Tin Zeolites for Partial Oxidation Catalysis

EPA Grant Number: R825370C072
Subproject: this is subproject number 072 , established and managed by the Center Director under grant R825370
(EPA does not fund or establish subprojects; EPA awards and manages the overall grant for this center).

Center: EERC - National Center for Clean Industrial and Treatment Technologies (CenCITT)
Center Director: Crittenden, John C.
Title: Tin Zeolites for Partial Oxidation Catalysis
Investigators: Root, Thatcher W.
Institution: University of Wisconsin - Madison
EPA Project Officer: Klieforth, Barbara I
Project Period: January 1, 1997 through January 1, 1999
RFA: Exploratory Environmental Research Centers (1992) RFA Text |  Recipients Lists
Research Category: Center for Clean Industrial and Treatment Technologies (CenCITT) , Targeted Research

Objective:

This investigation of novel zeolites with tin framework substitution has the following two objectives:

1) exploration of reaction activity and selectivity for hydrogen peroxide partial oxidation of selected organic chemicals; and
2) mechanistic studies of tin active sites to define the limiting behavior possible with this class of catalysts.

Approach:

The project work plan involves several steps:

    1) synthesis of novel tin-containing zeolites,
    2) measurement of reaction kinetics and selectivities for candidate reaction systems, and
    3) spectroscopic studies using a variety of sophisticated catalyst characterization techniques, including our specialty of solid-state multinuclear nuclear magnetic resonance (NMR) (for routine studies of Si, novel investigation of Sn).

In their lab, the investigators have established new capabilities for synthesizing silicalite and tin-containing silicalites. Several routine zeolite structural characterization or verification tools have been implemented, including XRD, FTIR, and ICP, which allow us to demonstrate critical tin incorporation into the zeolite lattice.

The investigators have built, calibrated, and operated two batch microreactors that allow us to measure reaction kinetics and selectivities for our initial test reaction, oxidation of phenol to hydroquinone or catechol using hydrogen peroxide. We have also investigated the use of ethylbenzene oxidation as an alternative probe reaction. Now underway are experiments aimed at refining the zeolite synthesis, both to better control tin content and to extend products to other promising silicate lattices in addition to the MFI structure.

The investigators are also improving reactor product analysis. Substantial effort is being focused on development of 119Sn solid-state NMR as a novel probe of the active site in these poorly understood catalysts. Difficulties have been encountered in consistency of zeolite synthesis from batch to batch, especially in the crystal yield, so this is receiving ongoing attention as we strive to modify procedures to minimize variations and maximize yields.

Expected Results:

This research is significant for development of environmentally benign chemical processes. Partial oxidation reactions abound in the specialty chemicals, fine chemicals, and pharmaceuticals industries, and often use undesirable chlorinated reactants to activate the reactions, or have other inorganic co-reactants that produce substantial process waste. Replacement of these processes with new chemistry using the benign reactant hydrogen peroxide is desirable, but these new processes will require innovative catalysts that activate the peroxide and direct its selective oxidation reactions.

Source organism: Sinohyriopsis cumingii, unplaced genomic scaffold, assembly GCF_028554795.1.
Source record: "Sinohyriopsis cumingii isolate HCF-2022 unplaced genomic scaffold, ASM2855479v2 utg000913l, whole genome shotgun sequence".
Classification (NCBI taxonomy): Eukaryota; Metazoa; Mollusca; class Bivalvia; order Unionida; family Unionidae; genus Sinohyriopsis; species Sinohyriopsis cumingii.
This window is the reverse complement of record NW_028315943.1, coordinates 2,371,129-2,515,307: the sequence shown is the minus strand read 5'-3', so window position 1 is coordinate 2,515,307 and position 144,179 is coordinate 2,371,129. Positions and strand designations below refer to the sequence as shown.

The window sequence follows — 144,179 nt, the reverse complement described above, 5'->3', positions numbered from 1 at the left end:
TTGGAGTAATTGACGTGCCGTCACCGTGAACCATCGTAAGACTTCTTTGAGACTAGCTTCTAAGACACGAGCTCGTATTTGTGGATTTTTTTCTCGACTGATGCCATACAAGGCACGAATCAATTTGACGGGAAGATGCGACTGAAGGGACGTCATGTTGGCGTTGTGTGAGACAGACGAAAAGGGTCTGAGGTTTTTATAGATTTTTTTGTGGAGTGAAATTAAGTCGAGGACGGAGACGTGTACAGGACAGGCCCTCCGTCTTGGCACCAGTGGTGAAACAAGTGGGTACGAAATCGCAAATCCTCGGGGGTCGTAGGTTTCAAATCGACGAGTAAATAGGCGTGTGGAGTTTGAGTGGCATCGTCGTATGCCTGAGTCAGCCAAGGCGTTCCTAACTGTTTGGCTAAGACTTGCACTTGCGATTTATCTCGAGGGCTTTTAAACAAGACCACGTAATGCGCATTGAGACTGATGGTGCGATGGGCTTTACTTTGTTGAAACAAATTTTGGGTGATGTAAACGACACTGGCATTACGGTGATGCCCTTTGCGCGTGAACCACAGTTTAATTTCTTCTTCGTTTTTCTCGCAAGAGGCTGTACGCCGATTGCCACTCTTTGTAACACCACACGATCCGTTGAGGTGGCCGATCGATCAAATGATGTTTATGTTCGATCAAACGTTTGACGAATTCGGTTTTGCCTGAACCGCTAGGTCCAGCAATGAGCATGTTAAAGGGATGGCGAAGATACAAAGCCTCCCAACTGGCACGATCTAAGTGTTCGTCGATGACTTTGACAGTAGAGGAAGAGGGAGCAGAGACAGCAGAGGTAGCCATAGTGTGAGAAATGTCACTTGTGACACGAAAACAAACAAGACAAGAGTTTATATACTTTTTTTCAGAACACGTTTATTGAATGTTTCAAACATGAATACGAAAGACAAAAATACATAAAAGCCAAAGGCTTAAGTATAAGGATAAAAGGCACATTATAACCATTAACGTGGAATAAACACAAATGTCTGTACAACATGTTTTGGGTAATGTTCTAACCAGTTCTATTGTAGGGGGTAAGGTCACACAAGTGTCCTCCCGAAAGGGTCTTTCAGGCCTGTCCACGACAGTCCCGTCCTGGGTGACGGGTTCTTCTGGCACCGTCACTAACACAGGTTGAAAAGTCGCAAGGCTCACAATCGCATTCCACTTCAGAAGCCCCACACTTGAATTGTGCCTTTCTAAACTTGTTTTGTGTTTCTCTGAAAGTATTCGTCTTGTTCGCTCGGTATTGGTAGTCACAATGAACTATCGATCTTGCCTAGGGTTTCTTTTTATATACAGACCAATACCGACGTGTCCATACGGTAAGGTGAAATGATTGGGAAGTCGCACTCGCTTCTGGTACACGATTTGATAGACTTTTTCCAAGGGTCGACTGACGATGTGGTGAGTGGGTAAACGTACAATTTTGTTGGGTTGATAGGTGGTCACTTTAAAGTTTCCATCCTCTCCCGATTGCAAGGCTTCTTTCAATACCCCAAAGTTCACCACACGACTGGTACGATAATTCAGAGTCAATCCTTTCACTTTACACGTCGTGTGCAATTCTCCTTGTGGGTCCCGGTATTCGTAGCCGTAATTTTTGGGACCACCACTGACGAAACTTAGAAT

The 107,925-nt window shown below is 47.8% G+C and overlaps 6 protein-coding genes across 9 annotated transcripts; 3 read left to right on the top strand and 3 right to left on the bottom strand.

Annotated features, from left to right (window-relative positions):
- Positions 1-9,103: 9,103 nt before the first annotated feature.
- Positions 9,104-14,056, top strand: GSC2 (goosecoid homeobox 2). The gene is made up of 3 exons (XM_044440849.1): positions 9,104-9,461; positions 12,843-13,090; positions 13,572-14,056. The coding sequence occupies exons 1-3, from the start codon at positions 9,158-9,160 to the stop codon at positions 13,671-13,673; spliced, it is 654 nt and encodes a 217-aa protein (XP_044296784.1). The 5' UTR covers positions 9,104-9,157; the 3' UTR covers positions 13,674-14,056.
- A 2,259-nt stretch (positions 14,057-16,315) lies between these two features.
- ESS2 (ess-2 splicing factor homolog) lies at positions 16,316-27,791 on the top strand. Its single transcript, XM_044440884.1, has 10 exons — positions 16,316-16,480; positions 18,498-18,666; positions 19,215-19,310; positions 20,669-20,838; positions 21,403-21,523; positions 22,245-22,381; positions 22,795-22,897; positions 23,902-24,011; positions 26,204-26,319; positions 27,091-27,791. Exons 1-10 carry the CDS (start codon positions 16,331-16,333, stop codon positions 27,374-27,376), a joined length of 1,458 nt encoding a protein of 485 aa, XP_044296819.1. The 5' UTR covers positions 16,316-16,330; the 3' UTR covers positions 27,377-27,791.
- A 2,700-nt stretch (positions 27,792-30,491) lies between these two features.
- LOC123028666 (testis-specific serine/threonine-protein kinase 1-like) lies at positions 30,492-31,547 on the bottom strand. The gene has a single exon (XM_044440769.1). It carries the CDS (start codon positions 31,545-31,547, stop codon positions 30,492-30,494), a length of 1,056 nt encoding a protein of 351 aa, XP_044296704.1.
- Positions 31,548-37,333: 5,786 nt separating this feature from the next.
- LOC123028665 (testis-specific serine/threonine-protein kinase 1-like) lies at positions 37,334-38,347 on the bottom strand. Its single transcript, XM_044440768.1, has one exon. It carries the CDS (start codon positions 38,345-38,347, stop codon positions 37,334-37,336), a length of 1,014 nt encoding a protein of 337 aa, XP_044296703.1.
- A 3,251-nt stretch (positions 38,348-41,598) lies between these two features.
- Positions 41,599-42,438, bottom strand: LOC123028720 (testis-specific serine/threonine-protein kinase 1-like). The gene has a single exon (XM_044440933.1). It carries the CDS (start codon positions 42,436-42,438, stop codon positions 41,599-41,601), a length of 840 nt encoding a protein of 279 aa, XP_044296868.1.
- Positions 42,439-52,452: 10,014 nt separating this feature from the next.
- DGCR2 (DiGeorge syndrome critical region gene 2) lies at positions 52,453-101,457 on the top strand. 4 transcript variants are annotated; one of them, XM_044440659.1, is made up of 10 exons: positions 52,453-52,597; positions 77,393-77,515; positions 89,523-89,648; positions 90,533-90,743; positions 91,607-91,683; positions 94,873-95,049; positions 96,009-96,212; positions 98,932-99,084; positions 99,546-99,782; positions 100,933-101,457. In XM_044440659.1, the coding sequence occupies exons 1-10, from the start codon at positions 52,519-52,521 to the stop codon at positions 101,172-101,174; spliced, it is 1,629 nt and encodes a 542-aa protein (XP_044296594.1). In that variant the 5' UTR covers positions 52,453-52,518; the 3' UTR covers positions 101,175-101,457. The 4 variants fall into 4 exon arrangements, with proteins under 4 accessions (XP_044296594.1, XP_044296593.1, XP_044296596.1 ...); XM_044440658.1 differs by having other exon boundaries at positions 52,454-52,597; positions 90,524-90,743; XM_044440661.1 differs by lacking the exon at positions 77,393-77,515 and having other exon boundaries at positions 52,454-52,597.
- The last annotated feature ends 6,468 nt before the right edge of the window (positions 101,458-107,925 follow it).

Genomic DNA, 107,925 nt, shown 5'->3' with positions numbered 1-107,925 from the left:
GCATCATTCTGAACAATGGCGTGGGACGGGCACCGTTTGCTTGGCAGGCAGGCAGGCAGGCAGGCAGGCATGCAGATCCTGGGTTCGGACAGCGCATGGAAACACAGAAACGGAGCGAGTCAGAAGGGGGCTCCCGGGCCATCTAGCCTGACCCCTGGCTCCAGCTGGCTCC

One successful example is the use of titanosilicalite TS-1 by an Enichem plant in Italy for the oxidation of phenol to hydroquinone and catechol (used in photography, pigments, and pharmaceuticals). Recent work has shown that substitution of tin, vanadium, or other reducible elements into silicalite can potentially produce new catalysts that allow control of the selectivity between products for these reactions. Other partial oxidation reactions using hydrogen peroxide, such as olefin expoxidation, are also possible with these catalysts, but have not yet been explored or developed into practical processes.

Publications and Presentations:

Publications have been submitted on this subproject: View all 1 publications for this subprojectView all 157 publications for this center

Supplemental Keywords:

technology for sustainable environment, environmental chemistry, clean technology, environmental engineering, pollution prevention, cleaner production, environmentally benign chemical processes, catalytic research, tin zeolites, catalytic oxidation., RFA, Scientific Discipline, INTERNATIONAL COOPERATION, TREATMENT/CONTROL, Ecosystem Protection/Environmental Exposure & Risk, POLLUTANTS/TOXICS, Sustainable Industry/Business, Chemical Engineering, cleaner production/pollution prevention, Environmental Chemistry, Sustainable Environment, Chemicals, Chemistry, Technology, Technology for Sustainable Environment, computing technology, Engineering, pollution prevention, Environmental Engineering, oxidation catalysis, cleaner production, clean technologies, pollution prevention design tool, data sharing, clean technology, computer science, modeling, pollution control, Clean Process Advisory System (CPAS), catalytic studies, polymers, computer simulation modeling, environmental simulation and design tools, pollution prevention design, environmental data, catalytic hydrogenation, tin zeolites, catalysis, pollution prevention model, clean manufacturing designs

Progress and Final Reports:

  • 1997
  • Final

  • Main Center Abstract and Reports:

    R825370    EERC - National Center for Clean Industrial and Treatment Technologies (CenCITT)

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